Second, the parties agree that this case does not involve a res, but the analogy remains apt and helps explain why abstention is appropriate. The Labor Commissioner Proceeding and the LASC Action do not involve a mere “disputed legal question,” as FaZe Clan asserts. They involve a threshold legal question – whether the Gamer Agreement is void ab initio because FaZe Clan has violated the TAA – that can be answered only in those proceedings, much like when a Court has assumed jurisdiction over a res.”

Tenney’s team also point out that the other complaints take precedence as they were filed first and they accused FaZe of trying to slow down those other proceedings by not making themselves available for hearings.

“Third, the relative progress of this case compared to the Labor Commissioner Proceeding and the LASC Action favors abstention. FaZe Clan concedes as it must that both the Labor Commissioner Proceeding and the LASC Action were filed before this action. In addition, both California actions are moving forward, despite FaZe Clan’s transparent efforts to slow them down. FaZe Clan has just advised the Labor Commissioner that it is completely unavailable between November 18, 2019 and February 16, 2020 for an evidentiary hearing in that matter – a representation belied by FaZe Clan’s evident interest in accelerating this action.”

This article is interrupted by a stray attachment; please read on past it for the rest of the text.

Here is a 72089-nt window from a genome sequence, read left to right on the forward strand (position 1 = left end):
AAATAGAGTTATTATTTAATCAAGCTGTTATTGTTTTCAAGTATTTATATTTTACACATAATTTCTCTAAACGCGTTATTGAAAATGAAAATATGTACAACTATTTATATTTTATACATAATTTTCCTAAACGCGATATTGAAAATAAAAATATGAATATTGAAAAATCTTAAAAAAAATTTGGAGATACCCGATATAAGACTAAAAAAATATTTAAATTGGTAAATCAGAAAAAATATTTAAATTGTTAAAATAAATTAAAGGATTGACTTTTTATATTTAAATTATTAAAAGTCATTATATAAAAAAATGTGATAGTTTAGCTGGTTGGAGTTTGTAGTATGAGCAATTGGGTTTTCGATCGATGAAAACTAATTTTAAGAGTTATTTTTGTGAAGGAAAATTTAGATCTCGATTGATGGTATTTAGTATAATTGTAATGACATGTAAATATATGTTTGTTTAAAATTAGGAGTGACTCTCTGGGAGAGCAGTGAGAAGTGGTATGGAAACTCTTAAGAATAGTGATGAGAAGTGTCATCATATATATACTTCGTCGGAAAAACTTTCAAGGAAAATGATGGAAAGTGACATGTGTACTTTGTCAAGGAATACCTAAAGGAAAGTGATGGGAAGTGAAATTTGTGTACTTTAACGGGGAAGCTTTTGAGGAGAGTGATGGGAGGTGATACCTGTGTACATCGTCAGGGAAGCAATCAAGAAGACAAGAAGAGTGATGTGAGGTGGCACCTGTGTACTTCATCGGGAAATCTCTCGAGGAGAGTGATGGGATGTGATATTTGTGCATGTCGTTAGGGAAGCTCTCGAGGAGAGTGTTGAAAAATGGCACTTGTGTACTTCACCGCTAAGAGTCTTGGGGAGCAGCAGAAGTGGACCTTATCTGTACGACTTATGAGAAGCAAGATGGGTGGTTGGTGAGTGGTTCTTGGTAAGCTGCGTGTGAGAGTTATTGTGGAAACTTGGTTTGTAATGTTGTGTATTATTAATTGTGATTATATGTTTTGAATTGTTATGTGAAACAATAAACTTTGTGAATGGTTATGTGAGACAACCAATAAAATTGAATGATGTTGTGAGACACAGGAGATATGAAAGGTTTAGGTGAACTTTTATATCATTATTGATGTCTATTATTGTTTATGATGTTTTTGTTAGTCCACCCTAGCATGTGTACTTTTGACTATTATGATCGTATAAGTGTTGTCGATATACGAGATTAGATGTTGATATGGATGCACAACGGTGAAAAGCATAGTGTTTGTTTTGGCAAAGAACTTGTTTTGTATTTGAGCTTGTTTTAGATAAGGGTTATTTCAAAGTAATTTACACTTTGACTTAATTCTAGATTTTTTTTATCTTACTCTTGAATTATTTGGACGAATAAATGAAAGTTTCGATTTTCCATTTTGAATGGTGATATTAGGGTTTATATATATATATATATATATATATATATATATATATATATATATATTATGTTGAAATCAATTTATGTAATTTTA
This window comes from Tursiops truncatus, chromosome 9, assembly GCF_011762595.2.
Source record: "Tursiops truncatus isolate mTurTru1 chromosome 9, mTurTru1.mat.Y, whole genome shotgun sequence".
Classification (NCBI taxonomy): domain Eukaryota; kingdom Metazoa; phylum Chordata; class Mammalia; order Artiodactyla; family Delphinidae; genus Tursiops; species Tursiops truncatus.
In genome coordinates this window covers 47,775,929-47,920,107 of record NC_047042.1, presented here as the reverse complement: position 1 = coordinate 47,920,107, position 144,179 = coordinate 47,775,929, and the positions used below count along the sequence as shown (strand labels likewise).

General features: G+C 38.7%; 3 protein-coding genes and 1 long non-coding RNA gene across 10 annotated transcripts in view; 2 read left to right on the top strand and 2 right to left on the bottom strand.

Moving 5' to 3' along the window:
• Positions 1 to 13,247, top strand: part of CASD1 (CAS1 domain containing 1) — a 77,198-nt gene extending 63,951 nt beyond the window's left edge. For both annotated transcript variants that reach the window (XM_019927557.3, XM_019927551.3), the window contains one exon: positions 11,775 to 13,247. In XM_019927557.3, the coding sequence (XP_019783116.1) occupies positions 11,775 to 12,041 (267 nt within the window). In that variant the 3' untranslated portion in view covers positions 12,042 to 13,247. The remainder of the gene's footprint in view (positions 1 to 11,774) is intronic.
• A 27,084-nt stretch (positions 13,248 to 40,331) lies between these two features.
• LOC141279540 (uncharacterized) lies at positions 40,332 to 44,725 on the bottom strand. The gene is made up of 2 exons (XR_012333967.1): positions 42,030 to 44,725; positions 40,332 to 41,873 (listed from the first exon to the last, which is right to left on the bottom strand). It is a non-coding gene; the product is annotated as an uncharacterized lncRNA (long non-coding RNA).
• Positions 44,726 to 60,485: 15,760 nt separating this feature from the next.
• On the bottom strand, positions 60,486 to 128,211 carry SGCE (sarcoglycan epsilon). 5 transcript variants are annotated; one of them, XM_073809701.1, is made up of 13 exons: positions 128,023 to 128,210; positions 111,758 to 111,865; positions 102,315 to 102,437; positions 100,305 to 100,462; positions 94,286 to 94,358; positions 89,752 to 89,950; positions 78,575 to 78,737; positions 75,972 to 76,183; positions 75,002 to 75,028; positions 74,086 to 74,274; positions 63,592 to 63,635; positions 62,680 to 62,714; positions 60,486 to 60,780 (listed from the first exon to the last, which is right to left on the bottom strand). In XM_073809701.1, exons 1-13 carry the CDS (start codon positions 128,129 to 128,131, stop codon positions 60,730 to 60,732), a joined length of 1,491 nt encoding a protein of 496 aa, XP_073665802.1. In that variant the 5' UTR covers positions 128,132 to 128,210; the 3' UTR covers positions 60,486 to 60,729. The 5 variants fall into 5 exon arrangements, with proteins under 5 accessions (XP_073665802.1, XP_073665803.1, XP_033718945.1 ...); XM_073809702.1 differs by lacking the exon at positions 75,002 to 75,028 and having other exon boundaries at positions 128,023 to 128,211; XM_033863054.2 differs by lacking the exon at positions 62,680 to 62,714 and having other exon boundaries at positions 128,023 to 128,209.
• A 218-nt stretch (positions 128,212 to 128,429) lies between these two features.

They also point out that California should be a more convenient jurisdiction as FaZe are headquartered in California, something FaZe themselves didn’t dispute or challenge earlier in the proceedings.